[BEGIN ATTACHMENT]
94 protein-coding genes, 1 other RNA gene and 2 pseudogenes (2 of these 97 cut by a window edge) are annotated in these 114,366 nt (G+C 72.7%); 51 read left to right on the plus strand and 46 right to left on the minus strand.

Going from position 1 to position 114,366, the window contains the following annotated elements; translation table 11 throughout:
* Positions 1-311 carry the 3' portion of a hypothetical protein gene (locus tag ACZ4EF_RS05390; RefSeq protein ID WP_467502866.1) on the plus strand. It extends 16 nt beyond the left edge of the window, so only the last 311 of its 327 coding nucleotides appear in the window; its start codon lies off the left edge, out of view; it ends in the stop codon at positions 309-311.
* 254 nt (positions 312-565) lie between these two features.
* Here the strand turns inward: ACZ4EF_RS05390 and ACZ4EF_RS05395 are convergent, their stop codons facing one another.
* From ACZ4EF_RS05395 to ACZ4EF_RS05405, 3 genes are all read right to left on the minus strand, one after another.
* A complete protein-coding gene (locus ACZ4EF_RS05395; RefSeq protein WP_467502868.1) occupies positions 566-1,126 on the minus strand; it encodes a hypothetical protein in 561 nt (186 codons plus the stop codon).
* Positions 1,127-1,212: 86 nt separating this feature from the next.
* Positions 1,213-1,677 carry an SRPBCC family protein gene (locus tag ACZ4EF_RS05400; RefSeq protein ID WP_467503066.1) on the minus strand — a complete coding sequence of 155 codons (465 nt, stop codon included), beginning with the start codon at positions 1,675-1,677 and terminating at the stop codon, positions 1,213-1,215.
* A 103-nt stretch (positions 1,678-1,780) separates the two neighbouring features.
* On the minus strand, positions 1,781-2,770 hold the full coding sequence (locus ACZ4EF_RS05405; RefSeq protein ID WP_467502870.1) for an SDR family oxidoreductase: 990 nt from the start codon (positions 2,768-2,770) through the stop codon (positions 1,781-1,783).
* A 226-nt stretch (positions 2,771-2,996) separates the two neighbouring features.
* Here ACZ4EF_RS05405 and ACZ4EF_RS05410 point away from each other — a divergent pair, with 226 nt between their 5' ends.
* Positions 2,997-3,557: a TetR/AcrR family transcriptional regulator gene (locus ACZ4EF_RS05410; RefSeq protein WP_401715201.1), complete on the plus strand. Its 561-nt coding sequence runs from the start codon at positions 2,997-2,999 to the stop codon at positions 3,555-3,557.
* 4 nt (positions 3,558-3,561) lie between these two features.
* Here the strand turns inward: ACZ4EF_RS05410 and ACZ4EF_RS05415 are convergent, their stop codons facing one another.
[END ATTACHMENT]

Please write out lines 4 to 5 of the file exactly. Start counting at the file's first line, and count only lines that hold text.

* 254 nt (positions 312-565) lie between these two features.
* Here the strand turns inward: ACZ4EF_RS05390 and ACZ4EF_RS05395 are convergent, their stop codons facing one another.